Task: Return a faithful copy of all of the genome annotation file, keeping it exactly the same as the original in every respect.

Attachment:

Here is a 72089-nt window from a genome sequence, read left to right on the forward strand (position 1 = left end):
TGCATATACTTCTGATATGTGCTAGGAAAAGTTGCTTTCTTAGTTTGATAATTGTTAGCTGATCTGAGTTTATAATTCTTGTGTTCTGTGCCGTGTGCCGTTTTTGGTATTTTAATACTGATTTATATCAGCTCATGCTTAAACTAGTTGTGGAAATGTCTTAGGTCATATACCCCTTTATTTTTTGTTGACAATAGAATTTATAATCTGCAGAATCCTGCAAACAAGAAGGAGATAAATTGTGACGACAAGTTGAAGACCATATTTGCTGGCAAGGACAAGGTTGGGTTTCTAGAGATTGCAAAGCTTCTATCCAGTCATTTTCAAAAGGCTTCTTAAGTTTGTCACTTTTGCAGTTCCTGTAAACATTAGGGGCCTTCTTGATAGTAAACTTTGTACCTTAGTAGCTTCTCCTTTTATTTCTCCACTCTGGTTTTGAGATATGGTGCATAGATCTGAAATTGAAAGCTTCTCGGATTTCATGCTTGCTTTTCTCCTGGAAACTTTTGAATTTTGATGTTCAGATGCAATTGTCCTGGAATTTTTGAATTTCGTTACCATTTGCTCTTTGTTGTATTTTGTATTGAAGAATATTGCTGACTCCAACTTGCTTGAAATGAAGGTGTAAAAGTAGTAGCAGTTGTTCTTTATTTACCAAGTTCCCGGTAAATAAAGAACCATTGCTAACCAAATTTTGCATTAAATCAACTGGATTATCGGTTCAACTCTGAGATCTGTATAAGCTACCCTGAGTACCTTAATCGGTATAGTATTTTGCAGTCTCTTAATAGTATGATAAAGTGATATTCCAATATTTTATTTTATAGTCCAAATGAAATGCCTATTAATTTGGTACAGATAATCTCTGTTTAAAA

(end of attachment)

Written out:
Here is a 72089-nt window from a genome sequence, read left to right on the forward strand (position 1 = left end):
TGCATATACTTCTGATATGTGCTAGGAAAAGTTGCTTTCTTAGTTTGATAATTGTTAGCTGATCTGAGTTTATAATTCTTGTGTTCTGTGCCGTGTGCCGTTTTTGGTATTTTAATACTGATTTATATCAGCTCATGCTTAAACTAGTTGTGGAAATGTCTTAGGTCATATACCCCTTTATTTTTTGTTGACAATAGAATTTATAATCTGCAGAATCCTGCAAACAAGAAGGAGATAAATTGTGACGACAAGTTGAAGACCATATTTGCTGGCAAGGACAAGGTTGGGTTTCTAGAGATTGCAAAGCTTCTATCCAGTCATTTTCAAAAGGCTTCTTAAGTTTGTCACTTTTGCAGTTCCTGTAAACATTAGGGGCCTTCTTGATAGTAAACTTTGTACCTTAGTAGCTTCTCCTTTTATTTCTCCACTCTGGTTTTGAGATATGGTGCATAGATCTGAAATTGAAAGCTTCTCGGATTTCATGCTTGCTTTTCTCCTGGAAACTTTTGAATTTTGATGTTCAGATGCAATTGTCCTGGAATTTTTGAATTTCGTTACCATTTGCTCTTTGTTGTATTTTGTATTGAAGAATATTGCTGACTCCAACTTGCTTGAAATGAAGGTGTAAAAGTAGTAGCAGTTGTTCTTTATTTACCAAGTTCCCGGTAAATAAAGAACCATTGCTAACCAAATTTTGCATTAAATCAACTGGATTATCGGTTCAACTCTGAGATCTGTATAAGCTACCCTGAGTACCTTAATCGGTATAGTATTTTGCAGTCTCTTAATAGTATGATAAAGTGATATTCCAATATTTTATTTTATAGTCCAAATGAAATGCCTATTAATTTGGTACAGATAATCTCTGTTTAAAA